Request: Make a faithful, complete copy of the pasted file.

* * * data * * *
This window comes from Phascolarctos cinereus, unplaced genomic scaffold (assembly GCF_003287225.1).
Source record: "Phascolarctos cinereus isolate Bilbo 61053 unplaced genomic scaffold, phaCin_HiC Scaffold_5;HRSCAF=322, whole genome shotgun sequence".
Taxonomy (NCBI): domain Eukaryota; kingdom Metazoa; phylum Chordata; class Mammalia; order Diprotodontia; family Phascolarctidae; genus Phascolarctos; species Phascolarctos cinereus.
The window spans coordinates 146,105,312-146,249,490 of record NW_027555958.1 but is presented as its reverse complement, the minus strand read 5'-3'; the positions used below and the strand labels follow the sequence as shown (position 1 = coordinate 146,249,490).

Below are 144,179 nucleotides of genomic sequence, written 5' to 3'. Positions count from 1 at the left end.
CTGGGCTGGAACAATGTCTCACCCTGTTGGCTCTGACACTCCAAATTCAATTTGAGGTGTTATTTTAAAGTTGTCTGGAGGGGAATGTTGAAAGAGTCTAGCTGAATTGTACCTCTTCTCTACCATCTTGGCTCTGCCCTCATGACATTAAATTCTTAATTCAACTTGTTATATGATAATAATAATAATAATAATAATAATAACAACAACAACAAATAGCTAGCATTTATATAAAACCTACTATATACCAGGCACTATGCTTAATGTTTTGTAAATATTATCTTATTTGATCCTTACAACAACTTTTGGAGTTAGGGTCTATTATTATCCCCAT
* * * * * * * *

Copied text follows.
This window comes from Phascolarctos cinereus, unplaced genomic scaffold (assembly GCF_003287225.1).
Source record: "Phascolarctos cinereus isolate Bilbo 61053 unplaced genomic scaffold, phaCin_HiC Scaffold_5;HRSCAF=322, whole genome shotgun sequence".
Taxonomy (NCBI): domain Eukaryota; kingdom Metazoa; phylum Chordata; class Mammalia; order Diprotodontia; family Phascolarctidae; genus Phascolarctos; species Phascolarctos cinereus.
The window spans coordinates 146,105,312-146,249,490 of record NW_027555958.1 but is presented as its reverse complement, the minus strand read 5'-3'; the positions used below and the strand labels follow the sequence as shown (position 1 = coordinate 146,249,490).

Below are 144,179 nucleotides of genomic sequence, written 5' to 3'. Positions count from 1 at the left end.
CTGGGCTGGAACAATGTCTCACCCTGTTGGCTCTGACACTCCAAATTCAATTTGAGGTGTTATTTTAAAGTTGTCTGGAGGGGAATGTTGAAAGAGTCTAGCTGAATTGTACCTCTTCTCTACCATCTTGGCTCTGCCCTCATGACATTAAATTCTTAATTCAACTTGTTATATGATAATAATAATAATAATAATAATAATAACAACAACAACAAATAGCTAGCATTTATATAAAACCTACTATATACCAGGCACTATGCTTAATGTTTTGTAAATATTATCTTATTTGATCCTTACAACAACTTTTGGAGTTAGGGTCTATTATTATCCCCAT